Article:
FIG. 2 is a flow diagram that illustrates the processing of the create feature-by-object matrix component in one embodiment. The component processes the objects of the object store and stores a mapping of the objects to their features in the feature-by-object matrix store. For example, the component may compare the words of a document to a list of keywords and set the values of a keyword vector to 0 or 1 depending on whether the document contains that keyword. In blocks 201-205, the component loops selecting each object and each feature within each object. In block 201, the component selects the next object of the object store. In decision block 202, if all the objects have already been selected, then the component completes, else the component continues at block 203. In block 203, the component selects the next feature of the selected object. In decision block 204, if all the features of the selected object have already been selected, then the component loops to block 201 to select the next object, else the component continues at block 205. In block 205, the component increments the number of times the selected feature occurs in the selected object and then loops to block 203 to select the next feature. One skilled in the art will appreciate that values for the feature-by-object matrix may be defined in various ways. For example, the values may be Boolean values indicating whether or not the object has that feature irrespective of the number of times it may have it. Alternatively, the values may be a count of the number of times the feature occurs in the object as illustrated by this embodiment of the component. In addition, the count may be a decaying count that decreases (e.g., exponentially) as a number of occurrences increases. For example, a feature that occurs 50 times in an object may have a value of 10, whereas a feature that occurs 100 times in an object may only have a value of 15.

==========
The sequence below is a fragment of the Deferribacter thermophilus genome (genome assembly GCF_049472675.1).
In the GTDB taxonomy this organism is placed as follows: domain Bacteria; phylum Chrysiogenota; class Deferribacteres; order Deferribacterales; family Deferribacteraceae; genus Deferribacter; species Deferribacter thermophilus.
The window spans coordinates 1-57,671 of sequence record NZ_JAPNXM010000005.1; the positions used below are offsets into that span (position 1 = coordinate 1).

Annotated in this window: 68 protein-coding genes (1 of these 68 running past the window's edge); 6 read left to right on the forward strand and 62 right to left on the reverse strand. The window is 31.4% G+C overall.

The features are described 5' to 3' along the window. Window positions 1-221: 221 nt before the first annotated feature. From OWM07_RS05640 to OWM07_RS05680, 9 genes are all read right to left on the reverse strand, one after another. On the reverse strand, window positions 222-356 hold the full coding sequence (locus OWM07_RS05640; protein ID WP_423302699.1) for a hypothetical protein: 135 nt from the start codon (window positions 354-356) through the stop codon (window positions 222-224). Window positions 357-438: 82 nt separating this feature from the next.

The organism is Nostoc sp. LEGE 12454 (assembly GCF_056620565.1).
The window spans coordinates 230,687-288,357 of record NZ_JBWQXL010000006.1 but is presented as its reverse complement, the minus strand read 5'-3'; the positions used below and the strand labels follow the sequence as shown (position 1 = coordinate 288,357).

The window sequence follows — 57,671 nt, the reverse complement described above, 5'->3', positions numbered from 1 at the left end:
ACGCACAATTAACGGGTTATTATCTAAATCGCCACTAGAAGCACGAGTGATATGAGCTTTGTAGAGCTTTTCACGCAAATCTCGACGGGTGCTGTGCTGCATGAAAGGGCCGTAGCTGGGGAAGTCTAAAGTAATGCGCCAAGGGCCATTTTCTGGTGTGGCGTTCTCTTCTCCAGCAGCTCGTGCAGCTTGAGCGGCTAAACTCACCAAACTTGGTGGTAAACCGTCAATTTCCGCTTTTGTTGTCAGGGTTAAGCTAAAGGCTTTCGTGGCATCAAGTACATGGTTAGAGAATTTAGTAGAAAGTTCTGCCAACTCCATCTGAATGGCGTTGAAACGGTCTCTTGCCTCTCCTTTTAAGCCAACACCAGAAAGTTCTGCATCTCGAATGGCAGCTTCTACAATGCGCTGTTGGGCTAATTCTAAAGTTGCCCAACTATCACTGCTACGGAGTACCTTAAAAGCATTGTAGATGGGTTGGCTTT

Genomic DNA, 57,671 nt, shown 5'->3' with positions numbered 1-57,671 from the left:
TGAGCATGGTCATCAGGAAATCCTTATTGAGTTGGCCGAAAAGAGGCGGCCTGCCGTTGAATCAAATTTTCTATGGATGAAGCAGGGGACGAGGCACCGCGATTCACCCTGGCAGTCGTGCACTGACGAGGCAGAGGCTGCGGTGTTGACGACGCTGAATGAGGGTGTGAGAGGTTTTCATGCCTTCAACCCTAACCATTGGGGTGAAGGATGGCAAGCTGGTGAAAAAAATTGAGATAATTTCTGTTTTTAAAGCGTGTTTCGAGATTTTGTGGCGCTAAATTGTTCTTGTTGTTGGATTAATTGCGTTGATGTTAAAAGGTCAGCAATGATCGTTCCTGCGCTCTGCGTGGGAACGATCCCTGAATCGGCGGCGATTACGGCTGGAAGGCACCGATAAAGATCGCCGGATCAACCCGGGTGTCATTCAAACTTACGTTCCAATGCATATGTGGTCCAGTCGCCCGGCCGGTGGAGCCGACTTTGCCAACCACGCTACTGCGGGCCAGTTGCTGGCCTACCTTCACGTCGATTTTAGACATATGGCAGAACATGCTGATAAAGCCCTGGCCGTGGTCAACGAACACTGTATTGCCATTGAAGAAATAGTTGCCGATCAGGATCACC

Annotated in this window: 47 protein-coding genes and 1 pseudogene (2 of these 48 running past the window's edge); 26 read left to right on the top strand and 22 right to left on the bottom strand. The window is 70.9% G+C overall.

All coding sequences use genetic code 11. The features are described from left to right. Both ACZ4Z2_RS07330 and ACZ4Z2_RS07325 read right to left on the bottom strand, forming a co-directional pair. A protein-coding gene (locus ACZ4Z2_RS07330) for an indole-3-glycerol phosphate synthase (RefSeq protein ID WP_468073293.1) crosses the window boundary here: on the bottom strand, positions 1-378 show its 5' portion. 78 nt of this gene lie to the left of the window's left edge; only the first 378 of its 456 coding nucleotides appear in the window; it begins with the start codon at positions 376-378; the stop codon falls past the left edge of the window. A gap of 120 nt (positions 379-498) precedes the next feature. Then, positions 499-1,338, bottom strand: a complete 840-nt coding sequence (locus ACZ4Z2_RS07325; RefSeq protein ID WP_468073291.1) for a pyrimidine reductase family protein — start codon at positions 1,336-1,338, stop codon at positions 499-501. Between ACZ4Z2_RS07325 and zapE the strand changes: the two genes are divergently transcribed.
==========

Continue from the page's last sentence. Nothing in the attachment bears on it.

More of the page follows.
FIG. 3 is a flow diagram that illustrates the processing of the calculate similarities component in one embodiment. In block 301, the component initializes the similarity matrices for the objects and features, for example, by setting the diagonal values to 1 and all the other values to 0, indicating that an item has maximum similarity to itself and maximum dissimilarity to other items according to Equations 9 and 10. In block 302, the component initializes the normalization parameters for the objects and features. In blocks 303-311, the component loops performing the iterations of the similarity algorithm. In block 303, the component sets the index k of the previous iteration to 0. In block 304, the component calculates initial similarity scores for the objects for the current iteration (i.e., k+1) according to Equation 3. In block 305, the component calculates initial similarity scores for the features for the current iteration according to Equation 4. In block 306, the component calculates the diagonal adjustments to the similarity scores for the objects for the current iteration according to Equation 7. In block 307, the component calculates the diagonal adjustments for the similar scores for the features for the current iteration according to Equation 8. In block 308, the component combines the initial similarity scores and the diagonal adjustments similarity scores to give the similarity score for the objects for the current iteration. In block 309, the component combines the initial similarity scores and the diagonal adjustments to give the similar score for the features for the current iteration. In decision block 310, if the similarity scores converge on the solution, then the component continues at block 312, else the component continues at block 311. The similarity scores may converge, for example, when the root mean square of the difference between the similarity scores of the current and the previous iterations is less than a threshold amount. In block 311, the component increments to the next iteration and then loops to block 304 to recalculate the similarity scores. In block 312, the component stores the similarity scores for the objects and the features in the object similarity store and the feature similarity store and then completes.